BACHMANN: Well, you all have to decide that. I just know there's a distinct difference, because I have spent my time fighting against Freddie Mac and Fannie Mae and I fought to have them put into receivership rather than conservatorship. Receivership is an orderly winding down in a bankruptcy.

If you look at this last quarter, what a disaster. They were over $7 billion in bankrupt, or in need of a bailout from the taxpayers. The other one was over $6 billion in need of a bailout, and we just had the executives go before Congress and justify that they gave themselves, the top 10 executives, over $12 million, almost $13 million in bonuses.

Now, where's the president of the United States on this? Where's President Obama? Since when do we award bonuses with taxpayer money to people who have to go to the federal government for bailouts? This is a disaster. This is the kind of thing that the Occupy Wall Street forerunners went out to the executives' homes who were getting bailouts on Wall Street. Where's Occupy Wall Street? Why aren't they outraged about this? Why aren't they protesting this? This is exactly what we shouldn't see in the United States.

And that's why I'm calling for Freddie and Fannie to go into bankruptcy and an orderly winding down. We need to have other companies in the free market come up and take their place. They're absolute failures and they need to go into bankruptcy.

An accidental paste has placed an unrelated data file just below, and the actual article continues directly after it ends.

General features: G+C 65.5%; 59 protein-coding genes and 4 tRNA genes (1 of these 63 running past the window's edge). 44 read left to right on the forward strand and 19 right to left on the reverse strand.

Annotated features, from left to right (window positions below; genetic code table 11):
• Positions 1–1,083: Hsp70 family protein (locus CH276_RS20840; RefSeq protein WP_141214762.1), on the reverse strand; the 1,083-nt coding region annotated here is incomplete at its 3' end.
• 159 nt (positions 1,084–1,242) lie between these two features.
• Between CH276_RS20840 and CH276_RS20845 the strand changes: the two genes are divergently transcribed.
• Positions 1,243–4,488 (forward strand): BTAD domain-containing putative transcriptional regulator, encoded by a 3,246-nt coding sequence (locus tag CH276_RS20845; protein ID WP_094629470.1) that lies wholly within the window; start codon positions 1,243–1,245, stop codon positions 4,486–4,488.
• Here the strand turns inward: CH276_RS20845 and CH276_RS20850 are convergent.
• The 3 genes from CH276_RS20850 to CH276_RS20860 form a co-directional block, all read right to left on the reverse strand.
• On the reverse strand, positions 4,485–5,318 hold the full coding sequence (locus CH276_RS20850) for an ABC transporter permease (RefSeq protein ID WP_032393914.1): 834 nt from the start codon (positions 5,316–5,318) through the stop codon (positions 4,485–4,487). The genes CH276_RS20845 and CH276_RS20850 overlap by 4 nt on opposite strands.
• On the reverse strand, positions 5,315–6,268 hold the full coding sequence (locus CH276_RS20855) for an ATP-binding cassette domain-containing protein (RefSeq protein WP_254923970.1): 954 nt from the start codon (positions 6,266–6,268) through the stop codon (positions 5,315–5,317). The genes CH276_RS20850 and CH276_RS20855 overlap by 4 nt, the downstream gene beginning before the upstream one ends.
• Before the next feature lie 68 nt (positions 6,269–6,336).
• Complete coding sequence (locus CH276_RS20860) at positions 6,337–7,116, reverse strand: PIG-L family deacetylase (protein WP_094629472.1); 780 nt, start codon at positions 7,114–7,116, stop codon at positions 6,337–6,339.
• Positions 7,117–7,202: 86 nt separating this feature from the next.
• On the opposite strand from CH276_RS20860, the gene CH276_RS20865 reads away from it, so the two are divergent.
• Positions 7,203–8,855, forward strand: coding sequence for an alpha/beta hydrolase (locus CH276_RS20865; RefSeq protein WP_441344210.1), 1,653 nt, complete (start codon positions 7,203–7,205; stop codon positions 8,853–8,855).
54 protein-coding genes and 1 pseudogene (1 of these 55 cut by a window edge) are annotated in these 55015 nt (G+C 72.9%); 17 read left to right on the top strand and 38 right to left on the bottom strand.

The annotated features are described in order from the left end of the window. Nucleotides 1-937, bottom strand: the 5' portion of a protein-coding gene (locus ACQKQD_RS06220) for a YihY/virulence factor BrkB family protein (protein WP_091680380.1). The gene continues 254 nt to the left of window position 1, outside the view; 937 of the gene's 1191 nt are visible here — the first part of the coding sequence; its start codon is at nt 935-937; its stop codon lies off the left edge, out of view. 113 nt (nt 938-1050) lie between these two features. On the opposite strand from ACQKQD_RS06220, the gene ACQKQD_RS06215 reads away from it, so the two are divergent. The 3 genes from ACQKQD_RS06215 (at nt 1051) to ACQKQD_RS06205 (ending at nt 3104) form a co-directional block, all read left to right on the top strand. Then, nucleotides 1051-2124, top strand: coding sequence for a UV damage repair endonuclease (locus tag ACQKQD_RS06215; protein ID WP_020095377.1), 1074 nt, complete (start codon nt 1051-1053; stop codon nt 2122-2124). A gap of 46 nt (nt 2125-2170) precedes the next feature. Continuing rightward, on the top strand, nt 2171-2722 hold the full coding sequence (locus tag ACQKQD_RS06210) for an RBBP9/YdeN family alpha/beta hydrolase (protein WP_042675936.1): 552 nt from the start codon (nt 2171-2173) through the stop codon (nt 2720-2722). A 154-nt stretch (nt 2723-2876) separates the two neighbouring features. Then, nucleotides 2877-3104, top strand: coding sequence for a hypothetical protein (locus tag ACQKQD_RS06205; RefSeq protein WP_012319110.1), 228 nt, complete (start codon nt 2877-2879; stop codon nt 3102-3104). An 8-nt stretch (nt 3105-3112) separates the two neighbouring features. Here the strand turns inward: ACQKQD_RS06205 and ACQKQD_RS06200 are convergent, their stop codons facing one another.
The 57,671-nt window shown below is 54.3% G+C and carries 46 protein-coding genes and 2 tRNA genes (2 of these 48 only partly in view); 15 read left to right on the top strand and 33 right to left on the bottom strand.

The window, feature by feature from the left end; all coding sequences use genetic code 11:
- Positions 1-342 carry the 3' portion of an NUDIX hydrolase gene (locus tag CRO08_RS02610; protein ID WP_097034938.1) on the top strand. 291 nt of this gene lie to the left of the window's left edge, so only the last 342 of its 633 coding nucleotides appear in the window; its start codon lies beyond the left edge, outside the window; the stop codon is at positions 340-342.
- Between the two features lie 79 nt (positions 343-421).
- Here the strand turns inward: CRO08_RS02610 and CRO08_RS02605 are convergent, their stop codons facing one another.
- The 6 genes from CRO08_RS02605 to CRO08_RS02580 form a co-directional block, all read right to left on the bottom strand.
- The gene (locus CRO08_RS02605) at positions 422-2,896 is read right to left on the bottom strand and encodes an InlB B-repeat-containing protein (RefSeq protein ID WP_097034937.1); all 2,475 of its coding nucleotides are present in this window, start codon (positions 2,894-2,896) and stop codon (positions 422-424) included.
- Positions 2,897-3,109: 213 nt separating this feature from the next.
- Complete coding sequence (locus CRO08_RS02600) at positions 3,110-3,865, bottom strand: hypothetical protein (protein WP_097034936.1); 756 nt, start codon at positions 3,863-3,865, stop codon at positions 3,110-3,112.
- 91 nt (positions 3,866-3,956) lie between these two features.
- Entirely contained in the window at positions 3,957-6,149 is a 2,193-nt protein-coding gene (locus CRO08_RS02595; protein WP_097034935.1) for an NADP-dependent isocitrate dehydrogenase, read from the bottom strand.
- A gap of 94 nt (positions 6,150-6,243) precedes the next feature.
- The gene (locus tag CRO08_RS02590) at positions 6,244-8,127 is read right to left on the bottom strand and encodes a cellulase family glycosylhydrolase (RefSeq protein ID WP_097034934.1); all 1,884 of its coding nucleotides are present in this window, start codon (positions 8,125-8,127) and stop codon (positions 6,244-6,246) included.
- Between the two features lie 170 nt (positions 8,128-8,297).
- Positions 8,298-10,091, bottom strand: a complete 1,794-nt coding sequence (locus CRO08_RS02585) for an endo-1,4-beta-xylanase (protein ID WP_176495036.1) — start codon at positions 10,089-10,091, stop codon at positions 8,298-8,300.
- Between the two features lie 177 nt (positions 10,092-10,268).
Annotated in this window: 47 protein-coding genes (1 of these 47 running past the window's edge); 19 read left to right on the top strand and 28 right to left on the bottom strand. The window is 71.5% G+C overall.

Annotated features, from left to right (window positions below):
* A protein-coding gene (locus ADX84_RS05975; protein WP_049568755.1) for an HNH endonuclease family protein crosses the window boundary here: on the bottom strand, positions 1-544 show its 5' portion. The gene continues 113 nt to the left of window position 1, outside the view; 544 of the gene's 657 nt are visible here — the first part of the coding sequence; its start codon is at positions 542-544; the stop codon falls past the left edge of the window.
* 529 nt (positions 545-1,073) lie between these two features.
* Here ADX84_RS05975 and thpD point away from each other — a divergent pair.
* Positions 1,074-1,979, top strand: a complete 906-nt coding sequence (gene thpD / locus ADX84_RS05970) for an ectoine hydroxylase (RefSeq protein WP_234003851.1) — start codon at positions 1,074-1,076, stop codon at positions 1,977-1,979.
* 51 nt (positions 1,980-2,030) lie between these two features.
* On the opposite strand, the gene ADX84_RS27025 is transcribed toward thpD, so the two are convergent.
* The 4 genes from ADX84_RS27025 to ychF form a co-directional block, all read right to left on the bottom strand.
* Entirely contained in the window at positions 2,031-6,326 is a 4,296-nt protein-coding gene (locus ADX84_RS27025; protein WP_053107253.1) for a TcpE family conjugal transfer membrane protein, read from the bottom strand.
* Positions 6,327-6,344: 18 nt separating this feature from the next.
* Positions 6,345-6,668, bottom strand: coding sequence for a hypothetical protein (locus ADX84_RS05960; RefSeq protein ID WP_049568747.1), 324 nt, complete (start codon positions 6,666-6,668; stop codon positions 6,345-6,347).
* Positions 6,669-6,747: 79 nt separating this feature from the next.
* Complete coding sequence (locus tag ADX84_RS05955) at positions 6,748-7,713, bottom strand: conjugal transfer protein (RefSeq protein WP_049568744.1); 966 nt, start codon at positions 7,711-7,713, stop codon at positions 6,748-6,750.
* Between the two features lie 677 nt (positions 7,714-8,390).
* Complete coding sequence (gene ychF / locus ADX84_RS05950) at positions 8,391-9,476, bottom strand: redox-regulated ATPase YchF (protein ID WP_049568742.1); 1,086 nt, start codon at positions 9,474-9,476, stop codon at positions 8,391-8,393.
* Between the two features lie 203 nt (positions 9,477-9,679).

BLITZER: A quick follow-up. Some Democrats are saying Gingrich should return that $1.6 million to $1.8 million to the federal government. Should he?

BACHMANN: Well, this may be an ongoing issue and an ongoing question and one that the former speaker will have to address. But again, my response has been to fight Freddie and fight Fannie. They've been, they're government sponsored entities, but today they're practically holding owned subsidiaries of the federal government.

The problem is, for the taxpayers, if they go out to get a home loan today, almost 90 percent plus of homes are financed by the federal government. This is going in the wrong direction. We want to market to prevail in housing. We don't want the federal government backing up housing loans. The federal government already has more than it can possibly have on its plate. We can't afford this. We need to get out of this failed industry and shut it down as quickly as we possibly can. Secondary mortgage companies will rise up in the private market. We need to get the federal government out.

BLITZER: Michele Bachmann, as usual, thanks very much for coming in. We'll continue this conversation. Good luck on the campaign trial.